Cannes Review: ‘Foxcatcher’ Wrestles With the Cost of All-American Ambition

By  · Published on May 19th, 2014

Annapurna Pictures

“Fame makes a man take things over.”

There couldn’t be a much more obvious needle drop for a scene of newly minted champions celebrating over champagne in a well-adorned trophy room, but more than one line from David Bowie’s “Fame” suits the grander themes of the terrific sports drama, Foxcatcher. Landing at the logical crossroads between Moneyball’s quest for sports-minded superiority and Capote’s chilly portrait of the criminal mind, director Bennett Miller’s third narrative feature revisits the eventually tragic real-life involvement of Olympic wrestling champs Mark and Dave Schultz with eccentric millionaire John du Pont.

By 1987, 27-year-old Mark (Channing Tatum) had already earned an Olympic gold medal, but as he lectures bored students for a pittance and commits to his umpteenth meal of instant ramen while older brother Dave (Mark Ruffalo) raises a proper family, it’s clear that the glory has faded. Out of the blue comes a call on behalf of Mr. du Pont (Steve Carell), a wealthy ornithologist, philatelist and philosopher eager to sponsor the Schultz brothers if it means bringing the gold home to America once again.

Dave doesn’t bite at the offer, not at first, but for Mark, the move to Foxcatcher Farm is more than a much-needed windfall; it’s a chance to step out from his brother’s shadow and, as a child of divorce, the opportunity to prove his worth to a father figure. In turn, John hopes to convince his horse-loving mother (Vanessa Redgrave) that he might yet make her proud, even if just by costly association to what she calls a “low” sport.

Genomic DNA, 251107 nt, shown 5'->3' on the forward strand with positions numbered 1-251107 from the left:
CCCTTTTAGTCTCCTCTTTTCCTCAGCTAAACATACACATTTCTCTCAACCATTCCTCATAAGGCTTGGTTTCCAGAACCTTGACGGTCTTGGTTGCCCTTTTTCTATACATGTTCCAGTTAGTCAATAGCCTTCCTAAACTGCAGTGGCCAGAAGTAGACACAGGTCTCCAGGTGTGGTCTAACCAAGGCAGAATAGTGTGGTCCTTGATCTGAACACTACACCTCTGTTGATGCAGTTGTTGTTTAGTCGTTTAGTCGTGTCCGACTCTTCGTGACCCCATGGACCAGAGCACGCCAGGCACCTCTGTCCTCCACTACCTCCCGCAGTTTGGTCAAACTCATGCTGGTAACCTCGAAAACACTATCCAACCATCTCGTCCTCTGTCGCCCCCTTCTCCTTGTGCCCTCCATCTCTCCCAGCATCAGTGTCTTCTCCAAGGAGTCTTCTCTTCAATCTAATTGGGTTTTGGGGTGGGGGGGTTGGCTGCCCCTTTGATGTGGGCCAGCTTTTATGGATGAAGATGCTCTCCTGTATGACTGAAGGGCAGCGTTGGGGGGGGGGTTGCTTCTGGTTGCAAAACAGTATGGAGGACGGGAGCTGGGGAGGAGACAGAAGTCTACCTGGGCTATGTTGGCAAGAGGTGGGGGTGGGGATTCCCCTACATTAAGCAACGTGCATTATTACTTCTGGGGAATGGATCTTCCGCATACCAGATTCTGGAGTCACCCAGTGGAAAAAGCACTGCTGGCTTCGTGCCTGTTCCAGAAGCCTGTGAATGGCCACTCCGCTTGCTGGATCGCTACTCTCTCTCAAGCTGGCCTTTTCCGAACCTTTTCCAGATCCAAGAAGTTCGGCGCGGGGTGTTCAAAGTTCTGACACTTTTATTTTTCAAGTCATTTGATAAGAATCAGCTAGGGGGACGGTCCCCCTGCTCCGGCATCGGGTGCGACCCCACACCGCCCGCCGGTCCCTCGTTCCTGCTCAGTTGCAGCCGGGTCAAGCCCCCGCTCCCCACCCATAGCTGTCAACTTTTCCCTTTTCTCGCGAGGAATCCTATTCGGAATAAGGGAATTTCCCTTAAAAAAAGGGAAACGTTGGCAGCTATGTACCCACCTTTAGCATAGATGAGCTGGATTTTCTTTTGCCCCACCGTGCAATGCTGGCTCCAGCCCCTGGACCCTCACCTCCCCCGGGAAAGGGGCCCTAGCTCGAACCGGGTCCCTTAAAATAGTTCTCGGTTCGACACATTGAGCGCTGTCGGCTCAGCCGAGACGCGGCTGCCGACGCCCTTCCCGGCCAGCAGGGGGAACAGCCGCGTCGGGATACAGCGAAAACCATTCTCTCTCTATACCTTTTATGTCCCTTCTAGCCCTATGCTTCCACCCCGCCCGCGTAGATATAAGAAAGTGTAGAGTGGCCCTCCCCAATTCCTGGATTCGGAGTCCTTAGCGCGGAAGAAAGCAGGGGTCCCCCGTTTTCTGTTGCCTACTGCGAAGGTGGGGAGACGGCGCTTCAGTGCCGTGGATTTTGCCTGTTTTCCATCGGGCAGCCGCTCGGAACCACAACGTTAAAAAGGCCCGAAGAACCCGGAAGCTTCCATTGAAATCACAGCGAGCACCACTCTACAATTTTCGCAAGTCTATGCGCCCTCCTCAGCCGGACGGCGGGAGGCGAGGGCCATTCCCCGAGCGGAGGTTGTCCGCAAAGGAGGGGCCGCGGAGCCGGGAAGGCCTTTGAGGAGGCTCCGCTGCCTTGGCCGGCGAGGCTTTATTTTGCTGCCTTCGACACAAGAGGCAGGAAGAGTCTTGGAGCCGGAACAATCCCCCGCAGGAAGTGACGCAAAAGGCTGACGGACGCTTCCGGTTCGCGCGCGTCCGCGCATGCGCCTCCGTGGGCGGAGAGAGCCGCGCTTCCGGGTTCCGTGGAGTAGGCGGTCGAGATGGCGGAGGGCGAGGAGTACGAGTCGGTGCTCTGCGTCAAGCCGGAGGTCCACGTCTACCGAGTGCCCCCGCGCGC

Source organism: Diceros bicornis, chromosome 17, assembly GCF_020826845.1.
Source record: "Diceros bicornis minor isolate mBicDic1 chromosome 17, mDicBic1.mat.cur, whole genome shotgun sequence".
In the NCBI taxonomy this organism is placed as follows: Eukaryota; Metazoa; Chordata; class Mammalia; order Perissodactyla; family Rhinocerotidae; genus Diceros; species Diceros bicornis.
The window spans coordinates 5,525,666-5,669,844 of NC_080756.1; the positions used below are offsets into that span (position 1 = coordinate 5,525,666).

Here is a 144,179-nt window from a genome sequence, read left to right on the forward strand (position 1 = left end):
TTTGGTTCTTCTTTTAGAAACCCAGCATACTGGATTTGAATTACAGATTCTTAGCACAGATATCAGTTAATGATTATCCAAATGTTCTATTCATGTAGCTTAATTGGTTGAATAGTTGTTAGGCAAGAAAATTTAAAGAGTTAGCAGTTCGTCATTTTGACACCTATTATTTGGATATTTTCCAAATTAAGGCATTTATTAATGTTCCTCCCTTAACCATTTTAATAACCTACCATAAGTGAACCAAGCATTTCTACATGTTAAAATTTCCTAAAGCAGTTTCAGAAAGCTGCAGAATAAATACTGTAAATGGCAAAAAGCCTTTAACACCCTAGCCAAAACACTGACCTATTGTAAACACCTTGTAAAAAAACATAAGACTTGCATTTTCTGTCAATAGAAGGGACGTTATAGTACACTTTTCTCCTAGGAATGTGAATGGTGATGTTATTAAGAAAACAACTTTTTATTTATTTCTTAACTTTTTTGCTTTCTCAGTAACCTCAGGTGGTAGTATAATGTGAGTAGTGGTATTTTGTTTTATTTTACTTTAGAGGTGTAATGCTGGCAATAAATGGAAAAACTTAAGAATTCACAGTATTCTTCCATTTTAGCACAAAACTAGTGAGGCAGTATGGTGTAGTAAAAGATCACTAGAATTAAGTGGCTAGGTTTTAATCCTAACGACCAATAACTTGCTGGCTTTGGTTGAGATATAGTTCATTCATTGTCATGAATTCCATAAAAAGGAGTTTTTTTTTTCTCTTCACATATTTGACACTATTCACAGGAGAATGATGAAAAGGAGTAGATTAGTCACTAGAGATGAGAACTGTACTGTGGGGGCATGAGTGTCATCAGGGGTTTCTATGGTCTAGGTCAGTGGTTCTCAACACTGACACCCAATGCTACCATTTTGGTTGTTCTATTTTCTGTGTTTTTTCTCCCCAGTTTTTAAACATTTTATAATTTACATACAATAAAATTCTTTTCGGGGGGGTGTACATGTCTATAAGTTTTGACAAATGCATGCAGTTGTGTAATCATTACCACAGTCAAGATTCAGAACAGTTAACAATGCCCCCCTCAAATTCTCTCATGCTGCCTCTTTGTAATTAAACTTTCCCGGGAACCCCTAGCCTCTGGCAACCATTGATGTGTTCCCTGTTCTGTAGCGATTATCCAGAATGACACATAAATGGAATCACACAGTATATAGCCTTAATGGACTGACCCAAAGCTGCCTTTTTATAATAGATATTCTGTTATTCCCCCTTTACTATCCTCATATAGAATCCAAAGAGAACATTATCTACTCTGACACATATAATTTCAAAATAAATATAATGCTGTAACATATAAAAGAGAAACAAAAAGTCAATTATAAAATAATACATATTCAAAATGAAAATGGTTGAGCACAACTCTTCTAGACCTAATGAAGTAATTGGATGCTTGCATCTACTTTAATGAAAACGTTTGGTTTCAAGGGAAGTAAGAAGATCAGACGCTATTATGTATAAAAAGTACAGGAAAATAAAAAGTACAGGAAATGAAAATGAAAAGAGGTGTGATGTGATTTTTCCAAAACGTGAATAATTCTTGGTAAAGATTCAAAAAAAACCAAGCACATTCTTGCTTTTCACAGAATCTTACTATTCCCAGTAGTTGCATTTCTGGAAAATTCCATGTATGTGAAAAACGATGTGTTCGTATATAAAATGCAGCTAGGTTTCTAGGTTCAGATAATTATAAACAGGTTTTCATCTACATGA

Anyone familiar with the facts behind the film already knows how steep a toll this arrangement would take, but writers Dan Futterman and E. Max Frye convincingly establish the institutional and interpersonal pressures to succeed that would drive each of these men to their fate. When first shown, Mark is grappling with a faceless figure in an empty gym, a canny alignment of the equally physical and psychological burdens to come. (Ever an expert employer of silence, Miller often allows the sounds of the gym to speak louder than words or score: the scuffle of the shoes, the thuds on the mat, the primal grunts of the warriors.)

Although the surrogate family relationships are pressed upon a little too insistently, Miller devotes equal attention to both Mark’s cult-like obedience to his new coach and John’s proud sense of American pride. The du Pont estate’s proximity to the site of Valley Forge is no accident – what is patriotism, after all, but another form of vicarious victory achieved by the men actually throwing themselves into battle after battle? To root for our young hopeful is to root for Team Foxcatcher, which is to root for nothing less than the United States entire.

A star of increasingly remarkable talents, Tatum’s physicality is put to canny use (not wholly unlike Mickey Rourke in The Wrestler), though the majority of his performance is defined by a quiet vulnerability as we see Mark’s athletic endurance tested and warped by time and wealth.

Ruffalo provides solid support as a brother and coach who cannot always separate one role from the other, as well as an outsider more wary of John’s grandstanding personality than most. As for Carell, his prosthetic nose never quite blends in, a beak worthy of the man who insists on being called “Eagle,” but as a means of disrupting his widely accepted image as a comedian, it allows for an impressive turn filled with understated desperation and domination.

Even if you know how the story ends, Foxcatcher skillfully thrives on that tension of the calm before the storm, the sadness of the void which lies between the cheering crowds, and the gulf between having everything and needing something that money can never buy.

The Upside: Deftly realized performances; a masterfully maintained sense of melancholy and menace.

The Downside: A few of the script’s themes grow somewhat overstated over the course of 134 minutes.

On the Side: Anthony Michael Hall and Sienna Miller have small supporting roles as John’s head of security and Dave’s wife, respectively.

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